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APAC

Protester disrupts Pakistan prime minister's speech in Washington

Prime Minister Muhammad Nawaz Sharif of Pakistan addresses attendees during the 70th session of the United Nations General Assembly at the U.N. Headquarters in New York, September 30, 2015. REUTERS/Carlo Allegri

WASHINGTON (Reuters) - A protester disrupted a speech by Pakistan’s President Nawaz Sharif at a Washington think tank on Friday, shouting slogans in support of freedom for the Pakistani province of Baluchistan.

A man in the audience at the U.S. Institute of Peace stood up and shouted “Free, Free Baluchistan!” and accused the Pakistani prime minister of being “friends” with late al Qaeda leader Osama bin Laden, just as Sharif was starting a speech.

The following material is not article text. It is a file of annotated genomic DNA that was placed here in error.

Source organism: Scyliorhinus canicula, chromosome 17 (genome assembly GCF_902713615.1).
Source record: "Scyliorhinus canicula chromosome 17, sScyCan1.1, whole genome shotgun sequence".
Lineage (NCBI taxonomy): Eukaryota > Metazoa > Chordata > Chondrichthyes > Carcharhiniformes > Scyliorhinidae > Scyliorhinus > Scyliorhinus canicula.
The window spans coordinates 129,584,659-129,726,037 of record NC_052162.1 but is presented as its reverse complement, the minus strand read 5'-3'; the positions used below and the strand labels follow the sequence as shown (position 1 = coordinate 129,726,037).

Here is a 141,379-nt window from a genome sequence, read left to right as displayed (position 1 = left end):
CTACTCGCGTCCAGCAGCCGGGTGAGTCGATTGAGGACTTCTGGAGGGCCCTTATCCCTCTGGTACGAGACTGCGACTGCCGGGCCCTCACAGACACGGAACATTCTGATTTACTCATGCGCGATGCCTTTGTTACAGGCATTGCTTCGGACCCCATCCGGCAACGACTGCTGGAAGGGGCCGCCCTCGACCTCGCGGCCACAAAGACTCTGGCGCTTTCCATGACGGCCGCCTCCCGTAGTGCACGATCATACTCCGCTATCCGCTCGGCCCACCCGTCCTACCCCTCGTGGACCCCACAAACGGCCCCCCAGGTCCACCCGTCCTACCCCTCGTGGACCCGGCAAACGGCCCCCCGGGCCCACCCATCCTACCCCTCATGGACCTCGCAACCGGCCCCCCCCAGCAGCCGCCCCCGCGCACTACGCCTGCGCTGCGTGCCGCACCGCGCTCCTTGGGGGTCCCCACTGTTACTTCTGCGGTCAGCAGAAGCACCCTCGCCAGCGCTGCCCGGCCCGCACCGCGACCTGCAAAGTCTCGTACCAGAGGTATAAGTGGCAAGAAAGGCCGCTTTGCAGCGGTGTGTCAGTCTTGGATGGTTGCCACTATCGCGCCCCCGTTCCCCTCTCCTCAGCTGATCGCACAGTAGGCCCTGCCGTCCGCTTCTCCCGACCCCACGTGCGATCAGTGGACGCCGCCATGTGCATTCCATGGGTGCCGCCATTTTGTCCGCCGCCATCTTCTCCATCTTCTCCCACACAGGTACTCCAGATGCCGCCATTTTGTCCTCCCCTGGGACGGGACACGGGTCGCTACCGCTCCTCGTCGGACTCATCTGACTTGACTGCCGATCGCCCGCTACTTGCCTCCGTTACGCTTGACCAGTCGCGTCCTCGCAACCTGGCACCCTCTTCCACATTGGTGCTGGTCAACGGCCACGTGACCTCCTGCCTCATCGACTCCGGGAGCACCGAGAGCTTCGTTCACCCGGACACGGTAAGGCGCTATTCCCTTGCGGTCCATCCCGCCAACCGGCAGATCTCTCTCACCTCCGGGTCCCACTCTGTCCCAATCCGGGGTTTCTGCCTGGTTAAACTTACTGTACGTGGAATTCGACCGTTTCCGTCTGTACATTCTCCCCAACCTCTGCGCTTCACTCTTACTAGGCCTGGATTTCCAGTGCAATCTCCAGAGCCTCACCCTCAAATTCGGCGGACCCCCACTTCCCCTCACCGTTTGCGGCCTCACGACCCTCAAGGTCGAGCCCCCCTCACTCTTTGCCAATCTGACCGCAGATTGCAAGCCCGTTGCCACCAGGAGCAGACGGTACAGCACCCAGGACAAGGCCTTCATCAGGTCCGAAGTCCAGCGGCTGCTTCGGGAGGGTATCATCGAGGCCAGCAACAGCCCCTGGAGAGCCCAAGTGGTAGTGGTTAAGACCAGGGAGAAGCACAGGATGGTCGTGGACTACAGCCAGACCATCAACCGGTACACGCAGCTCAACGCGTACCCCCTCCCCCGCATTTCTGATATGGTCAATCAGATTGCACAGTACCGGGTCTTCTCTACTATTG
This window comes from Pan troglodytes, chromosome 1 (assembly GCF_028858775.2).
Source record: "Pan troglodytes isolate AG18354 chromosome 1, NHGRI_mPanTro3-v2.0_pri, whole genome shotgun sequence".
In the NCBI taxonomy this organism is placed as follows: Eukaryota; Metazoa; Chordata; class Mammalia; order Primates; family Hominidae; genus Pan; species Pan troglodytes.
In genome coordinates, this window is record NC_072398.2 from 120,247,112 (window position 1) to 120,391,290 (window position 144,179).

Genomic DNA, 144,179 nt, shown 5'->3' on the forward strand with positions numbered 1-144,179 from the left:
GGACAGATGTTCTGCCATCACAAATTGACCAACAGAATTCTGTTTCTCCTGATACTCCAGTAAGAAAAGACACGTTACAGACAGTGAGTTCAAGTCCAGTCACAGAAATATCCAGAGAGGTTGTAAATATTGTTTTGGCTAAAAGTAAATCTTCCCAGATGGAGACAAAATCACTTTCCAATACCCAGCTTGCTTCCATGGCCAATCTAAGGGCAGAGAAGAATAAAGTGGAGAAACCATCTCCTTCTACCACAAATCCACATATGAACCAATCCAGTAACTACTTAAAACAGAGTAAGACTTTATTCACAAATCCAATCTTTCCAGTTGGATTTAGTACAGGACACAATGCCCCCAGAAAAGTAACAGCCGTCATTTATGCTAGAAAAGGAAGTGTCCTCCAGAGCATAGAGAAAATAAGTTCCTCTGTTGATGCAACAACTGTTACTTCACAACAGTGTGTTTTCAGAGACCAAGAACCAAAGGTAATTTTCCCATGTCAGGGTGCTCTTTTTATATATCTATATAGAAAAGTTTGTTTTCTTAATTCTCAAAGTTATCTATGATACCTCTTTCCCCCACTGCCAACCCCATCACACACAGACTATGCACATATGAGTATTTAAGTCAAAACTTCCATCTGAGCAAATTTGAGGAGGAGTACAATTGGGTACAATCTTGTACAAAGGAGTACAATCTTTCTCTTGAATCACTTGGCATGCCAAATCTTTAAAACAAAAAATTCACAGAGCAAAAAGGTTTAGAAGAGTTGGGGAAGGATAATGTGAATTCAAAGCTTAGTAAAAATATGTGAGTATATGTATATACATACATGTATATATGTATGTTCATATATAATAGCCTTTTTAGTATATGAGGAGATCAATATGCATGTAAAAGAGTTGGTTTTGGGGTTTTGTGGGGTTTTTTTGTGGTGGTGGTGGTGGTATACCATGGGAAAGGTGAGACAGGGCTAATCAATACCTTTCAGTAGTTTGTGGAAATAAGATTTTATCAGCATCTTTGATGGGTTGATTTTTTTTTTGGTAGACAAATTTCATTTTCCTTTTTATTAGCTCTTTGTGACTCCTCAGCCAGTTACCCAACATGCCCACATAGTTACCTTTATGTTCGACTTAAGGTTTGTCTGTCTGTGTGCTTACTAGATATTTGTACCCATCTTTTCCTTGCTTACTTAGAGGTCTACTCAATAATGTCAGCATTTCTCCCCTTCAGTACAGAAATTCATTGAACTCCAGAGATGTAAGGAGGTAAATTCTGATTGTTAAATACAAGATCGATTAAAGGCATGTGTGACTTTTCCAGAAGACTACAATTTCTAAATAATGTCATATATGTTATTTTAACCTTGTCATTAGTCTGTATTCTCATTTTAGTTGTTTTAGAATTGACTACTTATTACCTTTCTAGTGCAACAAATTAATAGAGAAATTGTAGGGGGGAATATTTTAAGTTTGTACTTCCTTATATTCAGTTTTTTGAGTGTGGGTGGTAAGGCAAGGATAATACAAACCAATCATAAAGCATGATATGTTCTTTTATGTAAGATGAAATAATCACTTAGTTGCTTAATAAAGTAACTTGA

Sharif looked up and paused briefly as the man was led away, but did not comment on the interruption.

Separatists have been waging a low-intensity insurgency in poverty-racked Baluchistan for decades, demanding an end to what they see as the exploitation of their gas and mineral resources by people from richer, more powerful parts of Pakistan.

Reporting by David Brunnstrom and Idress Ali; Editing by Susan Heavey

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